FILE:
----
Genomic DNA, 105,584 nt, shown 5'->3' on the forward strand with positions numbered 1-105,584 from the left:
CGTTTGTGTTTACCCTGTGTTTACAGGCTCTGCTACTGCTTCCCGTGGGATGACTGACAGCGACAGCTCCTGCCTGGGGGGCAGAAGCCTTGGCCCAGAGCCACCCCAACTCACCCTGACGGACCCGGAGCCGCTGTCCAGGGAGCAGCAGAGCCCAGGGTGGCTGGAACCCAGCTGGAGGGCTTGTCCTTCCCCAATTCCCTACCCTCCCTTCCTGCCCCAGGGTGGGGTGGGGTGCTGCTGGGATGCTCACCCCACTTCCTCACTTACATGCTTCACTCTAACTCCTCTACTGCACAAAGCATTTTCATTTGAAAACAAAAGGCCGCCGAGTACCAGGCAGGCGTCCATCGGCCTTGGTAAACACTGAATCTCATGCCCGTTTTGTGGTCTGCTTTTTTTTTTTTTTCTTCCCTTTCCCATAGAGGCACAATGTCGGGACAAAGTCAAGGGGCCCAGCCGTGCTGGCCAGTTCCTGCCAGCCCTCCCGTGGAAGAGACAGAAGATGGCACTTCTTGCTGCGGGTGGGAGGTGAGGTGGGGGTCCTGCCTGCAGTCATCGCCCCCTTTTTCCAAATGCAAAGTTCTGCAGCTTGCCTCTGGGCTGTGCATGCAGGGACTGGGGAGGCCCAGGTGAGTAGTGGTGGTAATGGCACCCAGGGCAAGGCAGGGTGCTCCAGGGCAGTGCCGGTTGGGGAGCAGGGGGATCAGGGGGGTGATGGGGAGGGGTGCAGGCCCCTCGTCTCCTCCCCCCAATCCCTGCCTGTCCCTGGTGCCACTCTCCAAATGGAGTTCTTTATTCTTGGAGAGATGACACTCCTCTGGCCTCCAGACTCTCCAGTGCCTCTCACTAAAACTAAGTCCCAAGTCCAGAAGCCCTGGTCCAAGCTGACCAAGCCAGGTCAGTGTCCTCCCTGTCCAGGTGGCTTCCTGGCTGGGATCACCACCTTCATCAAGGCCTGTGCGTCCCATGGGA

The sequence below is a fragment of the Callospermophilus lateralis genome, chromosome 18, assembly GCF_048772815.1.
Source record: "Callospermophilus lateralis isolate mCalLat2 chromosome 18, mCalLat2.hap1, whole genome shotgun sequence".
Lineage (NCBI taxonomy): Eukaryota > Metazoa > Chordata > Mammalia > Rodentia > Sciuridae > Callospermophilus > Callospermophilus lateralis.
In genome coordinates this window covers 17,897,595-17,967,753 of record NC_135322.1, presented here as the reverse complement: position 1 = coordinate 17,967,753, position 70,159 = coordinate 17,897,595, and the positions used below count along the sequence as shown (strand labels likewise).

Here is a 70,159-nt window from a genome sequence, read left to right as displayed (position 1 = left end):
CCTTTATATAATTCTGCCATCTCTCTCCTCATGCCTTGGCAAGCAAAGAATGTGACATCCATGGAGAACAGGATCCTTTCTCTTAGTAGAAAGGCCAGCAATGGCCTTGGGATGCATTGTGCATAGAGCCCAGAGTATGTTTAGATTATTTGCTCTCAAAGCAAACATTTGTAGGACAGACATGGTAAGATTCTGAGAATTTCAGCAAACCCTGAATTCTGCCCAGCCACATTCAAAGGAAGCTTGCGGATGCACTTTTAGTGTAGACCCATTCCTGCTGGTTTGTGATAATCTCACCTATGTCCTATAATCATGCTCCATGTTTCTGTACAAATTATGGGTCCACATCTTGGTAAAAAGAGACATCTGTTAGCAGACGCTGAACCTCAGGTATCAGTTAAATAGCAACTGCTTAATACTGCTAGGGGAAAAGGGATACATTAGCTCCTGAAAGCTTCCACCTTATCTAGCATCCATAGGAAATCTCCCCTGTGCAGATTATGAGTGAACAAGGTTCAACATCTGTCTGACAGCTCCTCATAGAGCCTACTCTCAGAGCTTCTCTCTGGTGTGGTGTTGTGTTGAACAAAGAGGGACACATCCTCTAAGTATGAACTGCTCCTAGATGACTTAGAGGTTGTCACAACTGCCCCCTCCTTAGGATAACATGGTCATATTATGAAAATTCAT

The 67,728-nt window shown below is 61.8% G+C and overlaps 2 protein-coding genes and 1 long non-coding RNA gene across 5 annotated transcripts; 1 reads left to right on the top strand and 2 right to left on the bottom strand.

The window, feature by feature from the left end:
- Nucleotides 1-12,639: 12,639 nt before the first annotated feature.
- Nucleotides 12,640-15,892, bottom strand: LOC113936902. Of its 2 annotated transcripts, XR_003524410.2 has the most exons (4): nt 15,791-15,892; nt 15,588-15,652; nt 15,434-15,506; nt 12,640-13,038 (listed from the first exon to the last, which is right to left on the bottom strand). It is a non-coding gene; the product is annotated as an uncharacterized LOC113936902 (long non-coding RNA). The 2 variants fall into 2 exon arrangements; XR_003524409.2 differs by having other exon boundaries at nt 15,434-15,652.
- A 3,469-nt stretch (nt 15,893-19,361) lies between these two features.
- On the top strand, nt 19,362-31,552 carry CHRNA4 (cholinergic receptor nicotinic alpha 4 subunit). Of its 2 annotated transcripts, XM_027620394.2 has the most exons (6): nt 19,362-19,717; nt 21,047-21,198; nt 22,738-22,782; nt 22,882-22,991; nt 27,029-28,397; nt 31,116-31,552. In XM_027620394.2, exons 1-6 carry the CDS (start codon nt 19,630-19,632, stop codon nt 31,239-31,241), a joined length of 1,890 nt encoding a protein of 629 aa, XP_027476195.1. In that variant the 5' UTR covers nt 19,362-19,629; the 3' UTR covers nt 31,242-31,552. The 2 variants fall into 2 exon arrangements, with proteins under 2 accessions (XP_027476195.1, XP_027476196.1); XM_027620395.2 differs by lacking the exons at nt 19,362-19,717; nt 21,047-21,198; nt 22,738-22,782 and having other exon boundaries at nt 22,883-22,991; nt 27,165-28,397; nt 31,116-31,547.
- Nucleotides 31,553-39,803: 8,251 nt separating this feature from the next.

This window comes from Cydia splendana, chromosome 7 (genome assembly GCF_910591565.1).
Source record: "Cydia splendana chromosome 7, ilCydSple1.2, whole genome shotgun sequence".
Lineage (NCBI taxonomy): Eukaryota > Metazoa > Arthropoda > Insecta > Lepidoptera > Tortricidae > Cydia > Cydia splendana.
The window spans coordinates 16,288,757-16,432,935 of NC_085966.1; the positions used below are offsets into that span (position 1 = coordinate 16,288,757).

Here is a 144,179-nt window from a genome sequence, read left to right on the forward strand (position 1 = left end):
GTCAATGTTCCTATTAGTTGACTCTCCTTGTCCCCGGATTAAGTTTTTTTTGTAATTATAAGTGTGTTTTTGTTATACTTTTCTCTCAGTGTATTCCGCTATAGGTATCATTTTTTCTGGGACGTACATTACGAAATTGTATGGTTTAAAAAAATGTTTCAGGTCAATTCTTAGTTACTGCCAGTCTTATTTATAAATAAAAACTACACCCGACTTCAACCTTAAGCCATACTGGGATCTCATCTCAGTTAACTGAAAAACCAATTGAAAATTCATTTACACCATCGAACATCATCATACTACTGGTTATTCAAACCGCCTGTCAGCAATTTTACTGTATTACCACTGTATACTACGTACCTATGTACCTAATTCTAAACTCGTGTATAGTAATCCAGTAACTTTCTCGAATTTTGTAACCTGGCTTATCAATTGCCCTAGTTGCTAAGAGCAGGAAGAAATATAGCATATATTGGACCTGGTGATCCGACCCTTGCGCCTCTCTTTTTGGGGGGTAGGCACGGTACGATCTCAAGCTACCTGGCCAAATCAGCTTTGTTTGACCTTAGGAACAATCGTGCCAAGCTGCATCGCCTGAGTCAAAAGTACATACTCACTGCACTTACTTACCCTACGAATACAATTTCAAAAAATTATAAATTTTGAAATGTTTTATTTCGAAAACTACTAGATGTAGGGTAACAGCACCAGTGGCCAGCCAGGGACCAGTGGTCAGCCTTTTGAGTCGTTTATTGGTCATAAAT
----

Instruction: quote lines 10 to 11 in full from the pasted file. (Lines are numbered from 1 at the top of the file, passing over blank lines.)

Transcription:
The window, feature by feature from the left end:
- Nucleotides 1-12,639: 12,639 nt before the first annotated feature.